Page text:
City Guide to Edinburgh, Scotland

City Guide to Edinburgh, Scotland

Edinburgh Book Festival: The Crisis in Ukraine - Heralding a New Cold Front?

By Bill Dunlop - Posted on 22 August 2015

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Edinburgh International Book Festival
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Peter Pomerantsev, Luke March

As the second anniversary of the Maidan protests which ousted the Yanukovich-led government in Ukraine approaches, Peter Pomerantsev, a recent visitor to the country of his birth, and Luke March from the Princess Dashkova Centre for Russian Studies at the University of Edinburgh discussed the current situation in that country and the manner in which it has arisen.

The ensuing discussion was necessarily discursive, and as both speakers were ready to point out, the situation contains and reflects many narratives, not all of which are true but which may contain some truth within them.

For example, the Russian-speaking population of the ‘Donbas’ region was deported there in the post World War Two era as part of Stalin’s deracination of the Soviet Union. Lacking indigenous roots it clings to a past that never quite existed, rather in the manner of Caledonian Societies in scattered parts of the world. The latter, however, have not thus far armed themselves and demanded that Christchurch or Manitoba be recognised as part of Scotland.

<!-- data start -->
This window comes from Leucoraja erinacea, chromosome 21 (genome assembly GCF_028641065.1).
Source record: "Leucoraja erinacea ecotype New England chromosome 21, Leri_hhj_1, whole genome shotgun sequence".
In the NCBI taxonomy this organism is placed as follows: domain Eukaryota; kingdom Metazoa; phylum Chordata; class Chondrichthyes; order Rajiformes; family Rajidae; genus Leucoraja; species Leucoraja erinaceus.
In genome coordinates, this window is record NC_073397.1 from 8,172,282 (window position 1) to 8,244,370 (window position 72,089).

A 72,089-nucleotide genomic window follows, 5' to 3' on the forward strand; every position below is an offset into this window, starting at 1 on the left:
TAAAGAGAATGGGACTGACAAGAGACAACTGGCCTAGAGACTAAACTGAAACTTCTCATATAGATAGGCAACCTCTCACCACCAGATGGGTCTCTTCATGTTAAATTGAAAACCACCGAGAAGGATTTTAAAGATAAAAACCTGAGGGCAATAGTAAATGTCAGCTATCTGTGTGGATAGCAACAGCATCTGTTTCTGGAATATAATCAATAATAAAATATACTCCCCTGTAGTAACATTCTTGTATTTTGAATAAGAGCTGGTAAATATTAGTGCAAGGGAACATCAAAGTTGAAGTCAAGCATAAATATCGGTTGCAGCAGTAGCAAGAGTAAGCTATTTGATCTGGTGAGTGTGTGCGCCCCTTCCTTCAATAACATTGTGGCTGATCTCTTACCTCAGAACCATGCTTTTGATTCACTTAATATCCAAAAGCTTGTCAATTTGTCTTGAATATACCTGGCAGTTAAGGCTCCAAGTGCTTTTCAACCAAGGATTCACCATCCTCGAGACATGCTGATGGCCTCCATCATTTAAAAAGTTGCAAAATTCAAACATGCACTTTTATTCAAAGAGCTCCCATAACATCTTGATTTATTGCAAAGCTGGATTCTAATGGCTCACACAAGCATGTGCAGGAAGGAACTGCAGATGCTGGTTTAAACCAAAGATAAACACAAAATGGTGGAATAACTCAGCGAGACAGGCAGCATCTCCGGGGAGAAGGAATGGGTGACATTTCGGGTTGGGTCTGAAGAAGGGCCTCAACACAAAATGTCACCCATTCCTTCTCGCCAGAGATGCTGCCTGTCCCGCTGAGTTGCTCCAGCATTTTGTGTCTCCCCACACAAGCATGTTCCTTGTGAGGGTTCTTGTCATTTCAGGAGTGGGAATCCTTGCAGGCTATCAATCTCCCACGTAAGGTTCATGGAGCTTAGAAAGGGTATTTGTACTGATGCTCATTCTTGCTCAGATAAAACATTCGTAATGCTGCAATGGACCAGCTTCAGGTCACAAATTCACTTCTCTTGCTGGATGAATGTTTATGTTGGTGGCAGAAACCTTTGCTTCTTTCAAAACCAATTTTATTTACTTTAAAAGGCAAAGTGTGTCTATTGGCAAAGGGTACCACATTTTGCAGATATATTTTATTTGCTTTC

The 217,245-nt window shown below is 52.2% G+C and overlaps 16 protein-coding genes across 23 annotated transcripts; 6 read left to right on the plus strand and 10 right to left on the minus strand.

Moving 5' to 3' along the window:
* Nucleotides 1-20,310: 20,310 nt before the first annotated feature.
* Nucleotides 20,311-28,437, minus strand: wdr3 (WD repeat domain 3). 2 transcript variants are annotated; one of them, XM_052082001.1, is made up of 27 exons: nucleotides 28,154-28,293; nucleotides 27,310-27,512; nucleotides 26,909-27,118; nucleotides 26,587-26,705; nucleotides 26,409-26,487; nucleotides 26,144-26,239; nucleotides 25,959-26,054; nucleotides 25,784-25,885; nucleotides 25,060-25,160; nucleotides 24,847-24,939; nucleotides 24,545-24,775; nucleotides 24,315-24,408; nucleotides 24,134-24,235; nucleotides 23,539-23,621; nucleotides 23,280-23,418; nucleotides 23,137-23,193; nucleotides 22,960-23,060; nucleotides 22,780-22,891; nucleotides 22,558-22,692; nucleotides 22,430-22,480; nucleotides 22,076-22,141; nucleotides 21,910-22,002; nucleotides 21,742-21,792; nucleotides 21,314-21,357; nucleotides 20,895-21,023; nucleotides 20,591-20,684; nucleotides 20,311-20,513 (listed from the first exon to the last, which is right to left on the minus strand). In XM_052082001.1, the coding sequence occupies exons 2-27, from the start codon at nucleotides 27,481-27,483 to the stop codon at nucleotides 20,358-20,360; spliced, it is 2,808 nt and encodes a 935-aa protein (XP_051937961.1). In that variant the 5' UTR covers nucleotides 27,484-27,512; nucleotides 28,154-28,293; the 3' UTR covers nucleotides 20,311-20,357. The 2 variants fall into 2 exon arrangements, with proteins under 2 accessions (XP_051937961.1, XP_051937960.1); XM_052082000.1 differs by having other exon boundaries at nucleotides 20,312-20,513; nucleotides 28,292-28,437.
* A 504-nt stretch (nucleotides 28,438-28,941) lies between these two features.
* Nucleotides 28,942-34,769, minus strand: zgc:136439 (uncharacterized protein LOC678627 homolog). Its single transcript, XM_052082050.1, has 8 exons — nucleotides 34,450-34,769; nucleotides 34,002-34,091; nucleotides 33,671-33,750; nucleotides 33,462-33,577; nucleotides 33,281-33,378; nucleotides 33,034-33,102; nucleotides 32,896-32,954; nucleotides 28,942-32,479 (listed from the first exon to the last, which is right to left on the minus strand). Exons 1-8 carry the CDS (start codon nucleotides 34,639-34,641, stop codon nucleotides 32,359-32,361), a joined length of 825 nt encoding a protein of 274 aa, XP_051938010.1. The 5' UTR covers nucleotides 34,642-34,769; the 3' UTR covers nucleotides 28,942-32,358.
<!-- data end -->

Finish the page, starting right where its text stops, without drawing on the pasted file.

But such places are far away, while a mere 300 miles separates Kiev and Moscow, and Kiev itself was once the heart of medieval Russia.

A combination of aggressive patriotism, possibly not entirely misplaced suspicion and an element of nostalgic longing for the kind of world the Donbas insurgents seek clouds the Russian narrative, while the inability or unwillingness of Ukraine’s President Petro Poroshenko to address questions of corruption within and without his administration gives rise to questions of the regime’s long-term viability, while even the size and duration of the Maidan protests that brought it into being have not prevented questions over the new regime’s legitimacy.

One perhaps has to have experienced exposure to genuine fascist ideology to fully appreciate its origins and impact. The glib use of the term in the West may make us more willing to accept Russia’s assertion that the Ukraine government is somehow inherently ‘fascist’ without appreciating how loaded the term is for Russians, whose Second World War is still the Great Patriotic War fought against an invader, undeniably fascist, but with whom Soviet Russia had been collaboratively carving up Eastern Europe for the previous two years under the terms of the Molotov-Ribbentrop Pact.

As both Pomerantsev and March indicated, the present crisis is likely to endure, at the very least as a stalemate situation that Putin and the Moscow administration will continue to play to their best advantage. As always in such situations, it will be civilian populations that will suffer the most and pay the heaviest for these diplomatic manoeuvres.